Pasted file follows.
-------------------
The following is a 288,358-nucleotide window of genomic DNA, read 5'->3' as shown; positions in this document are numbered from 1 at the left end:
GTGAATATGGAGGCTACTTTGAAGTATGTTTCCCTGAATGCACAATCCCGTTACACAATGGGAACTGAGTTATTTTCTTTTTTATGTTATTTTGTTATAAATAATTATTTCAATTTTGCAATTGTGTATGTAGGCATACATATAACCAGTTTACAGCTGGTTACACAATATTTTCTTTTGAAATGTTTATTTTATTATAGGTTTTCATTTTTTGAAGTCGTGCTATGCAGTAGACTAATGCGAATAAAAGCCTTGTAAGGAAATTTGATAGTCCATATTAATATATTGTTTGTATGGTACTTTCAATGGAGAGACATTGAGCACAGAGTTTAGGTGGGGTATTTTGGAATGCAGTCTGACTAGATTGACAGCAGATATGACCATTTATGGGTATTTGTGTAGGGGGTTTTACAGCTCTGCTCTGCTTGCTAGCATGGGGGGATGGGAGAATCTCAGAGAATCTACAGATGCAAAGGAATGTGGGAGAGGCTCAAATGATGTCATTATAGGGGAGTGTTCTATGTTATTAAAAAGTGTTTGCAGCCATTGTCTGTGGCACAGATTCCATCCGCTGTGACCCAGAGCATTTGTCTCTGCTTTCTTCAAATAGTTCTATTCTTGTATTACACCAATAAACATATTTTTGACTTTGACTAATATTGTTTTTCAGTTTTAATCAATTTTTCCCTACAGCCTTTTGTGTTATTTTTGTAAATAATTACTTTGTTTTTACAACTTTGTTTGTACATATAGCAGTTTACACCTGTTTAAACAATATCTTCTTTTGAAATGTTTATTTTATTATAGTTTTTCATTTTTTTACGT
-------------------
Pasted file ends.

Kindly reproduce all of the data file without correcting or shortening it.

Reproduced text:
The following is a 288,358-nucleotide window of genomic DNA, read 5'->3' as shown; positions in this document are numbered from 1 at the left end:
GTGAATATGGAGGCTACTTTGAAGTATGTTTCCCTGAATGCACAATCCCGTTACACAATGGGAACTGAGTTATTTTCTTTTTTATGTTATTTTGTTATAAATAATTATTTCAATTTTGCAATTGTGTATGTAGGCATACATATAACCAGTTTACAGCTGGTTACACAATATTTTCTTTTGAAATGTTTATTTTATTATAGGTTTTCATTTTTTGAAGTCGTGCTATGCAGTAGACTAATGCGAATAAAAGCCTTGTAAGGAAATTTGATAGTCCATATTAATATATTGTTTGTATGGTACTTTCAATGGAGAGACATTGAGCACAGAGTTTAGGTGGGGTATTTTGGAATGCAGTCTGACTAGATTGACAGCAGATATGACCATTTATGGGTATTTGTGTAGGGGGTTTTACAGCTCTGCTCTGCTTGCTAGCATGGGGGGATGGGAGAATCTCAGAGAATCTACAGATGCAAAGGAATGTGGGAGAGGCTCAAATGATGTCATTATAGGGGAGTGTTCTATGTTATTAAAAAGTGTTTGCAGCCATTGTCTGTGGCACAGATTCCATCCGCTGTGACCCAGAGCATTTGTCTCTGCTTTCTTCAAATAGTTCTATTCTTGTATTACACCAATAAACATATTTTTGACTTTGACTAATATTGTTTTTCAGTTTTAATCAATTTTTCCCTACAGCCTTTTGTGTTATTTTTGTAAATAATTACTTTGTTTTTACAACTTTGTTTGTACATATAGCAGTTTACACCTGTTTAAACAATATCTTCTTTTGAAATGTTTATTTTATTATAGTTTTTCATTTTTTTACGT